“Patient coverage during trials has significantly improved since the implementation of the provision,” said Howard Burris, III, MD, chief medical officer and executive director of drug development at the Sarah Cannon Research Institute. Before the advent of the ACA, insurance approvals for clinical trials could be described as “all over the place,” he said. “Since the ACA, it’s just accepted that standard of care will be paid for within the clinical trials and there won’t be so much picking and choosing and asking questions about it. We have not had much in the way of denials.”
Loosely Written Law Makes Enforcement Difficult
Prior to the ACA, 38 states and the District of Columbia had laws or agreements in place requiring insurance companies to cover routine costs for patients participating in clinical trials, including physician and hospital visits, imaging testing, laboratory tests, and approved medications. The clinical trial sponsor covered the costs of the experimental procedures, tests, and therapies specifically related to the research and data collection.The 2014 mandate broadened the scope of coverage by forcing payers to cover qualified individuals enrolled in approved phase I to IV clinical trials conducted in relation to prevention, detection, or treatment of cancer or other life-threatening diseases or conditions.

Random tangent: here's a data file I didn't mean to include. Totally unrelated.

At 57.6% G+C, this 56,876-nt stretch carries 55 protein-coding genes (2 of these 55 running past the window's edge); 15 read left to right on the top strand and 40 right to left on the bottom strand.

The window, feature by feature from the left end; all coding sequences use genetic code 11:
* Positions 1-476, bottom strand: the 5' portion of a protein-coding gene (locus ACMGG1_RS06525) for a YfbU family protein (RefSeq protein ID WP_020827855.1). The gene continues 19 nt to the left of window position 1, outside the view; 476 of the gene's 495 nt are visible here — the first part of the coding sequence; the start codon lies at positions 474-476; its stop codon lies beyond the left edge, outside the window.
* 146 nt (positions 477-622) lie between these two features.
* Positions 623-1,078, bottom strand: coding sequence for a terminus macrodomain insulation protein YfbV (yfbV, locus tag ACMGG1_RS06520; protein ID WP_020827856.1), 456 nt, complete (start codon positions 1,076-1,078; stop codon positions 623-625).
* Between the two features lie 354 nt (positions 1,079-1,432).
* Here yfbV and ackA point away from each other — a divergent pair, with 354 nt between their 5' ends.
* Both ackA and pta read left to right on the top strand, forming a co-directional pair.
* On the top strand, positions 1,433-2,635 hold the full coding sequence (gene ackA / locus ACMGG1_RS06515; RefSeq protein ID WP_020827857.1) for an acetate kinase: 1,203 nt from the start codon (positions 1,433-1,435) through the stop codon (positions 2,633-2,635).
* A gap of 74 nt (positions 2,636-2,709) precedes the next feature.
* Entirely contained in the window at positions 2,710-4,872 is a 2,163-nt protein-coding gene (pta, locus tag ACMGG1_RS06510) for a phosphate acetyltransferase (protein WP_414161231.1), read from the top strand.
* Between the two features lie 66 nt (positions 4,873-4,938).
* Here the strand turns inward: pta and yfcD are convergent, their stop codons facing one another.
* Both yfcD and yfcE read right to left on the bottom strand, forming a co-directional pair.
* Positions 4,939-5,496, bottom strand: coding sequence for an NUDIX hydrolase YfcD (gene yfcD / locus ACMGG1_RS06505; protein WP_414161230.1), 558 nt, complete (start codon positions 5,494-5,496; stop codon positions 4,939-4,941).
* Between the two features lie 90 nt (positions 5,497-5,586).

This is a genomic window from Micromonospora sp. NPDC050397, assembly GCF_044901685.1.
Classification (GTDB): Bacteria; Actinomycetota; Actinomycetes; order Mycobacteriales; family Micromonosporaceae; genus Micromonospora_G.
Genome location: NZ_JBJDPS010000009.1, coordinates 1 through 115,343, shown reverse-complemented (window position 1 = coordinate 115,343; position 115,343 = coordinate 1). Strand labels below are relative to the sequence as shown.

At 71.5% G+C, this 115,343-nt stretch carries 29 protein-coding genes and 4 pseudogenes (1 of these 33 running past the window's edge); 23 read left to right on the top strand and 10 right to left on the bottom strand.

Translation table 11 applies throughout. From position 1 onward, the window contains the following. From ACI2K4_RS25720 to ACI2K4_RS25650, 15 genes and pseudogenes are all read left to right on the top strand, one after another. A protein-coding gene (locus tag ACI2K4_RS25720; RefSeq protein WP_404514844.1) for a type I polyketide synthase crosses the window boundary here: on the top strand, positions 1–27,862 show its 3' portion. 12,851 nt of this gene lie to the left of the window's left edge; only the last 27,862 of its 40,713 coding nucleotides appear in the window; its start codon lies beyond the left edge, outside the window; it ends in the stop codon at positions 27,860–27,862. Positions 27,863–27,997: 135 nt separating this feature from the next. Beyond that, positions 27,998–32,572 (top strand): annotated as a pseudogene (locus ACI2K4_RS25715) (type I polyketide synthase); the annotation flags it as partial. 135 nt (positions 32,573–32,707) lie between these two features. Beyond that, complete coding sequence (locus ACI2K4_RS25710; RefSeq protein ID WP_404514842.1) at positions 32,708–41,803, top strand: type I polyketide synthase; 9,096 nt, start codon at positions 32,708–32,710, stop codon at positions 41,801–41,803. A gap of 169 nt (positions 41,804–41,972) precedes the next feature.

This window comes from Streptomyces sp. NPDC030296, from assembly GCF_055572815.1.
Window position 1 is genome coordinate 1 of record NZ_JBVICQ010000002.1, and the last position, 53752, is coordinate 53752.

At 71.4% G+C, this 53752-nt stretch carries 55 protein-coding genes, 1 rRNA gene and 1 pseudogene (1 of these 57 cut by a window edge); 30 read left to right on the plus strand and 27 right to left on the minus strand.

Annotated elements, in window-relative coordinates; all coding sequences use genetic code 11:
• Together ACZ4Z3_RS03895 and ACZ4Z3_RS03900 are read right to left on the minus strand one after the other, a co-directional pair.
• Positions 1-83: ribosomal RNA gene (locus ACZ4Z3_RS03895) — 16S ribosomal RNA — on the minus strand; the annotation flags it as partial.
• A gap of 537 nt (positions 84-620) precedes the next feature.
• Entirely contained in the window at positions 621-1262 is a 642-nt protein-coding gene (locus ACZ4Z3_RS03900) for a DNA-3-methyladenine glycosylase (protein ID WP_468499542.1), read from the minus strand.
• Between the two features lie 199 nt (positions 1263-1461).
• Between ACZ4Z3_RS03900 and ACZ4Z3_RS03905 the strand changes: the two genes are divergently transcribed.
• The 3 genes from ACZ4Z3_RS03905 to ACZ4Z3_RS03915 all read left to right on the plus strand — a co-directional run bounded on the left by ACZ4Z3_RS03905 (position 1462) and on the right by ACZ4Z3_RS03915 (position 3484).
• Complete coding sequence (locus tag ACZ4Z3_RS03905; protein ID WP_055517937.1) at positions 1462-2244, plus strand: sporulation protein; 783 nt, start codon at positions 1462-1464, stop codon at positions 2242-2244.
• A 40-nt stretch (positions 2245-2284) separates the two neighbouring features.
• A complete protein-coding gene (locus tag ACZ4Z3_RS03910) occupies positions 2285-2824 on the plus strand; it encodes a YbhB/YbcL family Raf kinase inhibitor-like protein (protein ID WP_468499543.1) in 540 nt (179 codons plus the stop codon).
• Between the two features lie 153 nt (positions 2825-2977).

Whereas the mandate appears to spread the coverage umbrella over a greater proportion of healthcare expenses, it has been criticized for what some have called ambiguous language and loopholes that enable insurance companies to deny coverage.